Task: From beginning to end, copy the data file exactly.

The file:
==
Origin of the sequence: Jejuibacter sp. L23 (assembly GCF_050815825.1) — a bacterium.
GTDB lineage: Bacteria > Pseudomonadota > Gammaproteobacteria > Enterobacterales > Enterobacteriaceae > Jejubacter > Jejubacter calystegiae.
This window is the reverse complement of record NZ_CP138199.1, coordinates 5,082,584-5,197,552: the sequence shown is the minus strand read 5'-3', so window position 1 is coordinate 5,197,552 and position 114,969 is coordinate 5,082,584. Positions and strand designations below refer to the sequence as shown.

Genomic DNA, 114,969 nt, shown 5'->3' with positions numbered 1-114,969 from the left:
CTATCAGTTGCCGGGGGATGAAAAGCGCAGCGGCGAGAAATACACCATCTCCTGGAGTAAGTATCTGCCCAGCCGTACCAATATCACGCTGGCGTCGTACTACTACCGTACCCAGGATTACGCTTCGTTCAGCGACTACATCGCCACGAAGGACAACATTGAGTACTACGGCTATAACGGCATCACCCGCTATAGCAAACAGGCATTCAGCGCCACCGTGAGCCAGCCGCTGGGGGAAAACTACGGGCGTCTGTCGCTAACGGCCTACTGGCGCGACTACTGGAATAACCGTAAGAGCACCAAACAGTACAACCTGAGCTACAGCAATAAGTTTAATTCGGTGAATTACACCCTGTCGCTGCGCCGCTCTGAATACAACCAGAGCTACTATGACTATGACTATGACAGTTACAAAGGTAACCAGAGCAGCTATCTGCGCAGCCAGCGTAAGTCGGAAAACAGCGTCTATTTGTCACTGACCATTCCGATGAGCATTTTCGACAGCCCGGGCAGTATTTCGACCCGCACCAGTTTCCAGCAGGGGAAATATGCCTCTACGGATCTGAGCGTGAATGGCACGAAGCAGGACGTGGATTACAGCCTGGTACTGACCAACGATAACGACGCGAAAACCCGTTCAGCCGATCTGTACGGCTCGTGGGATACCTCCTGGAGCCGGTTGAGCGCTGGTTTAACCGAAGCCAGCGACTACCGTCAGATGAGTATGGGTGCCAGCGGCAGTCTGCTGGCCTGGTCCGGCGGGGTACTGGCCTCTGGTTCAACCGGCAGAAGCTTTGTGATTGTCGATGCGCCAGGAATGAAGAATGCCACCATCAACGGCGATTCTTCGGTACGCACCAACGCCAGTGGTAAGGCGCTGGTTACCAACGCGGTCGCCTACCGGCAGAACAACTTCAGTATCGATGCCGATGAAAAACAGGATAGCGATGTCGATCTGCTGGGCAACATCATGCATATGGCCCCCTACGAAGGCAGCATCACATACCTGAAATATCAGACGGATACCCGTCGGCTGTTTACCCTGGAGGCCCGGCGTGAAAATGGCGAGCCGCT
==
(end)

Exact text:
Origin of the sequence: Jejuibacter sp. L23 (assembly GCF_050815825.1) — a bacterium.
GTDB lineage: Bacteria > Pseudomonadota > Gammaproteobacteria > Enterobacterales > Enterobacteriaceae > Jejubacter > Jejubacter calystegiae.
This window is the reverse complement of record NZ_CP138199.1, coordinates 5,082,584-5,197,552: the sequence shown is the minus strand read 5'-3', so window position 1 is coordinate 5,197,552 and position 114,969 is coordinate 5,082,584. Positions and strand designations below refer to the sequence as shown.

Genomic DNA, 114,969 nt, shown 5'->3' with positions numbered 1-114,969 from the left:
CTATCAGTTGCCGGGGGATGAAAAGCGCAGCGGCGAGAAATACACCATCTCCTGGAGTAAGTATCTGCCCAGCCGTACCAATATCACGCTGGCGTCGTACTACTACCGTACCCAGGATTACGCTTCGTTCAGCGACTACATCGCCACGAAGGACAACATTGAGTACTACGGCTATAACGGCATCACCCGCTATAGCAAACAGGCATTCAGCGCCACCGTGAGCCAGCCGCTGGGGGAAAACTACGGGCGTCTGTCGCTAACGGCCTACTGGCGCGACTACTGGAATAACCGTAAGAGCACCAAACAGTACAACCTGAGCTACAGCAATAAGTTTAATTCGGTGAATTACACCCTGTCGCTGCGCCGCTCTGAATACAACCAGAGCTACTATGACTATGACTATGACAGTTACAAAGGTAACCAGAGCAGCTATCTGCGCAGCCAGCGTAAGTCGGAAAACAGCGTCTATTTGTCACTGACCATTCCGATGAGCATTTTCGACAGCCCGGGCAGTATTTCGACCCGCACCAGTTTCCAGCAGGGGAAATATGCCTCTACGGATCTGAGCGTGAATGGCACGAAGCAGGACGTGGATTACAGCCTGGTACTGACCAACGATAACGACGCGAAAACCCGTTCAGCCGATCTGTACGGCTCGTGGGATACCTCCTGGAGCCGGTTGAGCGCTGGTTTAACCGAAGCCAGCGACTACCGTCAGATGAGTATGGGTGCCAGCGGCAGTCTGCTGGCCTGGTCCGGCGGGGTACTGGCCTCTGGTTCAACCGGCAGAAGCTTTGTGATTGTCGATGCGCCAGGAATGAAGAATGCCACCATCAACGGCGATTCTTCGGTACGCACCAACGCCAGTGGTAAGGCGCTGGTTACCAACGCGGTCGCCTACCGGCAGAACAACTTCAGTATCGATGCCGATGAAAAACAGGATAGCGATGTCGATCTGCTGGGCAACATCATGCATATGGCCCCCTACGAAGGCAGCATCACATACCTGAAATATCAGACGGATACCCGTCGGCTGTTTACCCTGGAGGCCCGGCGTGAAAATGGCGAGCCGCT